Bright Idea: Improving diversity in libraries
Now in its second year, the association is currently accepting applications from public libraries interested in participating. And small, rural and tribal libraries are especially encouraged to apply.
The program provides 50 paid summer internships for high school juniors and seniors, all of whom work with a mentor in various areas, including “completing a connected-learning project on behalf of their host library.”
Participating libraries must designate a staff person to serve as a mentor and offer about five hours per week of coaching and mentoring. That staff person will work with the intern to develop the learning project.
Last year’s initial program was a huge success, according to PLA.
“Participating in the 2017 cohort was an eye-opening experience for both the libraries and the interns,” said PLA President Pam Sandlian Smith, director of Anythink Libraries. “The libraries discovered how much passion, talent and enthusiasm the teens can have for their work, and the interns discovered the powerful contributions that libraries make in our communities.”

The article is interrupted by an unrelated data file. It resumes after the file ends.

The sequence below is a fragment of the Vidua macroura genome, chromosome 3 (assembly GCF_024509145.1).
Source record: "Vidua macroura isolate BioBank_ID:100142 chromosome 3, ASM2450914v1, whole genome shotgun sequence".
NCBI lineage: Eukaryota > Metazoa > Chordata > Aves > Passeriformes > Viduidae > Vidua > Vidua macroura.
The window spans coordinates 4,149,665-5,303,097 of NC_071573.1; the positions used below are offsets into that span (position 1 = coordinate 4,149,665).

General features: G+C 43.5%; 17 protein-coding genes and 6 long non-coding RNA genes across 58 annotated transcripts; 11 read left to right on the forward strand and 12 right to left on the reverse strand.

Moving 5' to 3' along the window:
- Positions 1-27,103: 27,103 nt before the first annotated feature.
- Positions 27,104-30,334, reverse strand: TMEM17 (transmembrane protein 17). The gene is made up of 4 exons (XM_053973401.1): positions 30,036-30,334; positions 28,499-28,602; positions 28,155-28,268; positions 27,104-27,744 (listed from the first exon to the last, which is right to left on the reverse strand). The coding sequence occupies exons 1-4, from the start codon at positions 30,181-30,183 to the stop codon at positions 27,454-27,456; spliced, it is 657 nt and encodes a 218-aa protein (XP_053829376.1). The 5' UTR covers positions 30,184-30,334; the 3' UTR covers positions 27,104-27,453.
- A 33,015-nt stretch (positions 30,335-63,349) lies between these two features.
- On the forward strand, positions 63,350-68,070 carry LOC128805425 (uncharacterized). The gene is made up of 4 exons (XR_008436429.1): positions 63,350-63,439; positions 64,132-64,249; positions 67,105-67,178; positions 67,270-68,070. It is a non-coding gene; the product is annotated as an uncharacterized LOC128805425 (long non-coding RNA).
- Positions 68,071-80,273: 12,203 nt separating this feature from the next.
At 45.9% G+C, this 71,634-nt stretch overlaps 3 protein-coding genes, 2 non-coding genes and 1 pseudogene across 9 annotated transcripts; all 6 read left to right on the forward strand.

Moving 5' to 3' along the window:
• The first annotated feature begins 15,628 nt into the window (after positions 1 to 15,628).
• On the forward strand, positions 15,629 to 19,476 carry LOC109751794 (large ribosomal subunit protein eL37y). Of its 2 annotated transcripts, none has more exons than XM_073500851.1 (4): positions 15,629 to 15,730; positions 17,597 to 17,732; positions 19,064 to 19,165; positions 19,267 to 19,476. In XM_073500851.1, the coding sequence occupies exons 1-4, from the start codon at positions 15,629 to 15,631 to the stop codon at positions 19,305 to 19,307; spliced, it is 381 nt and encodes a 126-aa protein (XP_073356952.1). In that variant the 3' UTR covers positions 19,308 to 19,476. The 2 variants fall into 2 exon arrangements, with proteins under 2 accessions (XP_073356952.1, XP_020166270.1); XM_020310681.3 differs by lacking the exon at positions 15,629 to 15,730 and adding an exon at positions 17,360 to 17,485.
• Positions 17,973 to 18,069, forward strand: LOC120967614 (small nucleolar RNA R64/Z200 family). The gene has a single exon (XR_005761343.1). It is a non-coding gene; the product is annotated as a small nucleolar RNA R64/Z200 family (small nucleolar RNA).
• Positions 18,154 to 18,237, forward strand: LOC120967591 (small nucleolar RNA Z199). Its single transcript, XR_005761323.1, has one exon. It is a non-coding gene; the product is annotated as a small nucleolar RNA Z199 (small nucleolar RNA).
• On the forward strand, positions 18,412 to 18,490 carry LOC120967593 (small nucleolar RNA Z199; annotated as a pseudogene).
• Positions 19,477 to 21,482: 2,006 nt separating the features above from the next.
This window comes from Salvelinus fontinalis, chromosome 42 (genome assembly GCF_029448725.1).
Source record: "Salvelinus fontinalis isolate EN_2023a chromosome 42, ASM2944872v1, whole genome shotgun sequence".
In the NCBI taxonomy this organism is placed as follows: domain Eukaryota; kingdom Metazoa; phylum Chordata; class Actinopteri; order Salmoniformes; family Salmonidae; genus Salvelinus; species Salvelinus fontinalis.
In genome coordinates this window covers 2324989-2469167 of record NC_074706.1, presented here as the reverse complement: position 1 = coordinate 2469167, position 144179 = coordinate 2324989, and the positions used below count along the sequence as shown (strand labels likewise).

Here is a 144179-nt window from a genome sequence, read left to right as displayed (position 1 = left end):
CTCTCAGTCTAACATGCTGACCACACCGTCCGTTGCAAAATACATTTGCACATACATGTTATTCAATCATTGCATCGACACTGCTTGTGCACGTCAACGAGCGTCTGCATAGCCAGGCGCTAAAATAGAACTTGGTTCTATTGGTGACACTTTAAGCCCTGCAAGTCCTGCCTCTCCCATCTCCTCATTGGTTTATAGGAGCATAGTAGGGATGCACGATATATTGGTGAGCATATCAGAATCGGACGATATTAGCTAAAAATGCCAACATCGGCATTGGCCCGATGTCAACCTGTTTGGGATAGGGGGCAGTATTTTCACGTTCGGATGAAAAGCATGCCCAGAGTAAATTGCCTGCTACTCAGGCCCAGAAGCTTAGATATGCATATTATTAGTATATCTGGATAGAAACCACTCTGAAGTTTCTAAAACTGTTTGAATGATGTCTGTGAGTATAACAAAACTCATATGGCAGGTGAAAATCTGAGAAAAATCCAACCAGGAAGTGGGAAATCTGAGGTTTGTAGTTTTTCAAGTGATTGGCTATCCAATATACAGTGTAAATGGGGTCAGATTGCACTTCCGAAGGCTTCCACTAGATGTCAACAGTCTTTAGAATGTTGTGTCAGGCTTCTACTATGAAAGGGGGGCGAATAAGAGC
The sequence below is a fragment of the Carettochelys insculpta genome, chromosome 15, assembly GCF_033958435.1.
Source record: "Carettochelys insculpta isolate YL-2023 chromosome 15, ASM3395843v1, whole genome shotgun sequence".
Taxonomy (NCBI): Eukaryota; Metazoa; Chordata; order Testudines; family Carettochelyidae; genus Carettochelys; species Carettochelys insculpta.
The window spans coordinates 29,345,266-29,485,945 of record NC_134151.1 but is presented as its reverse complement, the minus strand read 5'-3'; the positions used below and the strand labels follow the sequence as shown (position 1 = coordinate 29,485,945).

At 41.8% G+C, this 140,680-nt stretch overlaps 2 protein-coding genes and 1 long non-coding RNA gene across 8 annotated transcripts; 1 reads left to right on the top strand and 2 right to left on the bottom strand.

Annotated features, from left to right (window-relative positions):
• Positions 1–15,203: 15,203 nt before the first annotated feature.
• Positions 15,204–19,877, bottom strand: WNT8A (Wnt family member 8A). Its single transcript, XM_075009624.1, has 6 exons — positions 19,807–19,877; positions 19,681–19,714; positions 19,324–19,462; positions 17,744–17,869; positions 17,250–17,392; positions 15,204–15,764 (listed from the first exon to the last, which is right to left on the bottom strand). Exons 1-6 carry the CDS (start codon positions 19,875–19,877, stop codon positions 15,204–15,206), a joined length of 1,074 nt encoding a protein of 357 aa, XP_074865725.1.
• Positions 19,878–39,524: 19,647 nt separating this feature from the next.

Despite the concern that libraries are becoming obsolete, millennials are flocking to them, according to recent Pew Research Center data. But, according to the American Library Association, diversity is lacking in the industry, with only 12 percent of ethnic minorities being credentialed librarians.
“Among the most common recruitment challenges which institutions face are interview methods that fail to demonstrate a commitment to diversity, poor access to networks of diverse professionals and hiring processes which do not allow for adequate time to develop diverse candidate pools,” the ALA says.
So in addition to teaching and engaging young minds, the internship may also be a successful step in creating a more versatile, better-represented profession.